2017-02-08 / Star Journal

Remember The Maine – And Astoria Ferry – In 1898 Queens

The Greater Astoria Historical Society presents pages from the Long Island Star Journal, compiled by Dan McDonald

Welcome to February 1898!

This month 119 years ago, events unfolded on the breezy, sun-blessed island of Cuba that would reorder the world map within the year. In the evening of February 15th, the battleship USS Maine exploded and sank under mysterious circumstances in Havana harbor. With a chorus of American voices crying for war against the once-mighty Spain, the young nation soon found itself in possession of an empire spanning the globe from Cuba to the Philippines.

Back home, the Long Island Rail Road Company offered free transport of all donations to the Central Cuban Relief Committee to New York City for shipment to the distressed tropical isle. With President McKinley urgently calling for aid to the embattled Spanish subjects, the collection date for donations was set for mid- February.

The Maine entering Havana harbor. January 1898. 
Photo Public Domain The Maine entering Havana harbor. January 1898. Photo Public Domain While Americans responded generously to their Cuban neighbors in need, locals in Queens perhaps had more pressing concerns in mind that February. With State Superintendent issuing a damming report on the state of the Queens County Poor House at Barnum Island, the future of the institution came into doubt. With the overcrowded facility in poor shape and no dividing fences between buildings, men and women were able to intermingle more or less freely. The report also recommended relocation of the able-bodied vagrants who crowded the almshouse during cold, winter months to the detriment of the aged and infirm permanent inmates. The Poor House was closed, and the area sold to developers for $40,000 later that year. Barnum Island became part of Nassau County with the partition of Queens in 1899.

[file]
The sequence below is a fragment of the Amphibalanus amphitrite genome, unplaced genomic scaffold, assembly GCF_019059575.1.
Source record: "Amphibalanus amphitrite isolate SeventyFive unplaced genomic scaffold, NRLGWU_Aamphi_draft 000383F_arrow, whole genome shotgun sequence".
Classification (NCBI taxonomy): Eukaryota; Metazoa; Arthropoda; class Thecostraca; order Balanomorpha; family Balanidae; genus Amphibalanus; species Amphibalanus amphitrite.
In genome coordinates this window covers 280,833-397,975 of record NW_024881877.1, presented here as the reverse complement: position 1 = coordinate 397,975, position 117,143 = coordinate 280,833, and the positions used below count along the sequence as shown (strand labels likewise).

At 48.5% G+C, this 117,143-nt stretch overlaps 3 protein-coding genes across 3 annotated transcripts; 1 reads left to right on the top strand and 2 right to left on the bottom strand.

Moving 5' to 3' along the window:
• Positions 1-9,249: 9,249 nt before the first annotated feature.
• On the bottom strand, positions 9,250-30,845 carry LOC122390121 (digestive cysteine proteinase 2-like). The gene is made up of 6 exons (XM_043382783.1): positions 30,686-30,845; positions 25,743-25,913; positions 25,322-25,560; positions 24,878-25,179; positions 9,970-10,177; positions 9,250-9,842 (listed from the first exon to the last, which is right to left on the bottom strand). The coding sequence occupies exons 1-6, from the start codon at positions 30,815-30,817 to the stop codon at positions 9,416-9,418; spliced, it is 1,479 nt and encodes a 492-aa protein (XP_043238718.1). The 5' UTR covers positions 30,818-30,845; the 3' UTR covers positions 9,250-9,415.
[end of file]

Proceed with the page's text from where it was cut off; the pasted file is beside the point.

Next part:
That month, one of the largest land owners in the borough sold its extensive holdings and paved the way for the development that would overtake Queens in the coming century. Way back in 1835, Reverend Eliphalet Nott, President of Union College in Schenectady, New York, purchased the Hunter, DeBevoise and VanAlst farms in Hunters Point and later sold the land to the upstate institution.

In possession of valuable tracts of land in the First, Second and Third Wards of Long Island City that were ripe for further development, in February 1898 Union College announced one of the greatest real estate transactions in the New York City area that decade. The sale of the industrial and residential areas to an investor in New Jersey was estimated at $1.25 million. The venerable college contributed greatly to the development of west- contributed greatly to the development of western Queens in the 19th century, providing lots for the Long Island Rail Road, the ferry to Manhattan and the Queens County Court House.

February brought thick, dense fog to the East River, and potential hazards to those attempting to cross on the ferry to 34th Street. With pilots unable to see the course ahead, guided only by fog bells, the boats could only transit the river one at a time. In the dangerous weather conditions, an accident occurred when the ferry, Sag Harbor, unable to see its destination, violently struck a pier on the New York side, resulting in injuries to commuters. One passenger was thrown to the deck and kicked by a horse, and a frail, elderly gentleman was badly bruised by the collision and taken back home to Queens.

That's the way it was February 1898!

Compiled by Dan McDonald, Greater Astoria Historical Society. For further information, contact the Society at 718-278-0700 or visit their website at www.astorialic.org.

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